Why the Bank of England should say sorry, writes Robert Peston

Split image of the Bank of England building and some UK cash.
The Bank of England has raised interest rates to 1.75% from 1.25% – the highest level since January 2009. Credit: PA

Months ago I said the Bank of England would face a barrage of criticism and a challenge to its independence for failing to raise interest rates enough last year during the post-Covid economic rebound and then for putting them up big time now as we head into recession.

So it has proved. And by the way this does not mean that Bank independence has failed or that allowing politicians greater sway over how much and when interests rise would be better (it probably wouldn’t be).

Nor does it mean Liz Truss would be right to review the Bank’s mandate, or the target the government obliges it to meet (though there may be a case for this).

What it does mean is that the Bank should stop pleading that its failure to call the inflationary turn early enough is irrelevant, because the big contributor to our woes is Vladimir Putin’s wartime decision to limit the flow of gas.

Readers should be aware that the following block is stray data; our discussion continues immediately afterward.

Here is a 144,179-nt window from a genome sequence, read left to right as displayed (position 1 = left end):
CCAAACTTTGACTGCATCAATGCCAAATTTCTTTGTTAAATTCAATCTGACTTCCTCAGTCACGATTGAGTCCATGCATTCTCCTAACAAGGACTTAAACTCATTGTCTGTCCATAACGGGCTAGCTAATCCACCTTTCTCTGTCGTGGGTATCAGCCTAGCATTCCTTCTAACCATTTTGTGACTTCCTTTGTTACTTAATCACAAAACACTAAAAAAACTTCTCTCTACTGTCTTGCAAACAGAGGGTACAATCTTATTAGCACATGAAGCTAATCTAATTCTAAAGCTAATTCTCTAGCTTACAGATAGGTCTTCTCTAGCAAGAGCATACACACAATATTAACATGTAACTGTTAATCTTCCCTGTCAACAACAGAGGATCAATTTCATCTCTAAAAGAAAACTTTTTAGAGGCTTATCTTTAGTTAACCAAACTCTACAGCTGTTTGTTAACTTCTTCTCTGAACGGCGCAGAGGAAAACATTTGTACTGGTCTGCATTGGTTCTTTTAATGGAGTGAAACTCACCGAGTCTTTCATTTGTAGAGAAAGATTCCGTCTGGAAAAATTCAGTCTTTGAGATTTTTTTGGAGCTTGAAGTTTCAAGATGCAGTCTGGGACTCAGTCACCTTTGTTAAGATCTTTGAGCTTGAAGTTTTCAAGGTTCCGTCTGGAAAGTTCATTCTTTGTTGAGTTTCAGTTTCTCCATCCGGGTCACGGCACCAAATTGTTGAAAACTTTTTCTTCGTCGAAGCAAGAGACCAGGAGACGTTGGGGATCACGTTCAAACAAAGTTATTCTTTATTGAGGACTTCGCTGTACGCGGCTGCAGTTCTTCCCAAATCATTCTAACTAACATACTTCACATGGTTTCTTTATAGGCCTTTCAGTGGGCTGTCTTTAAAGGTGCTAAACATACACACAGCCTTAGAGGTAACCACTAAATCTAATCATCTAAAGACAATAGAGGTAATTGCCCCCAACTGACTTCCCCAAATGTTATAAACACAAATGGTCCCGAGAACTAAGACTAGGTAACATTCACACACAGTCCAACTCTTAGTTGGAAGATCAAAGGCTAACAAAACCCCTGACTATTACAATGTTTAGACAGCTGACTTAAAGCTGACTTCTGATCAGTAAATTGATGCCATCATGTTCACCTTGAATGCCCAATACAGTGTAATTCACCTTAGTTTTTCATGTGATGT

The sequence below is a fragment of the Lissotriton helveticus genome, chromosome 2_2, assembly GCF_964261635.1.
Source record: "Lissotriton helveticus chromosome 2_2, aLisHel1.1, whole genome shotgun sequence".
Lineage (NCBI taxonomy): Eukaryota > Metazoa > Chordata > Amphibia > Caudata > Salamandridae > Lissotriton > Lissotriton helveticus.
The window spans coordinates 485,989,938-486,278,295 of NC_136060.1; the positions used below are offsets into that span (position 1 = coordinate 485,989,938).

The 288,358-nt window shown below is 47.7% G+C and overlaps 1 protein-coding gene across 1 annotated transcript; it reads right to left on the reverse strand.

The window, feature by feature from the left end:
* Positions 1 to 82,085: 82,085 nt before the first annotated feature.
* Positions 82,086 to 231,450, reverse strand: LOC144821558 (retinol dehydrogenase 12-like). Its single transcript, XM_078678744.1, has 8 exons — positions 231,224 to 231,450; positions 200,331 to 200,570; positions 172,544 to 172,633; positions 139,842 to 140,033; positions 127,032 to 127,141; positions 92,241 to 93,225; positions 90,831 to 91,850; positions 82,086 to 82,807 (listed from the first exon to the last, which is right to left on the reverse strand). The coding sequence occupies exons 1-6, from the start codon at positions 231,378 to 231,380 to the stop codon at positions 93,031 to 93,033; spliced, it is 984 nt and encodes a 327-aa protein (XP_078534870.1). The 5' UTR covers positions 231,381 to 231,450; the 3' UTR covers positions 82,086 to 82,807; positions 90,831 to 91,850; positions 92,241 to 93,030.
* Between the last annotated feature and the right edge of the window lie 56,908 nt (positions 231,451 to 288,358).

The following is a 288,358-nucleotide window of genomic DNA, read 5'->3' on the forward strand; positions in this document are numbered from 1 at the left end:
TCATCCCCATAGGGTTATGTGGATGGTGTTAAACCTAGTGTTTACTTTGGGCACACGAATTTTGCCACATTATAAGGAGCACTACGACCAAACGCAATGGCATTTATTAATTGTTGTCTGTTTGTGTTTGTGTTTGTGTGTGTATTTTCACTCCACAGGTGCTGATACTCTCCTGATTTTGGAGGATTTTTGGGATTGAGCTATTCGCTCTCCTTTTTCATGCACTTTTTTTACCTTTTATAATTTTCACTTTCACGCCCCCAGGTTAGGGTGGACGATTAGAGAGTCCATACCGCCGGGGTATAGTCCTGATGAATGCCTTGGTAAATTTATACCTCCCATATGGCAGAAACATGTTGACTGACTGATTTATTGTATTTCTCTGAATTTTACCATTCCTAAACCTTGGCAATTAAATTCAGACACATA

That may be true, but it does not disguise that the Bank made a mistake last year in relation to the sole big thing it is supposed to do.

And when institutions central to our welfare make mistakes, the best thing for them to do - if they want to retain essential public confidence - is to explain how they made the mistake, how they’ll learn from it, and say sorry.

As I say, it is not obvious that government needs to force fundamental change on the Bank.

But if the Bank is incapable of getting out of its Bart Simpson 'it wasn’t me' mode, the new leader of the Tory Party and new PM - whoever that may be - will sense an opportunity to deflect from the government’s own mistakes and will come for it.

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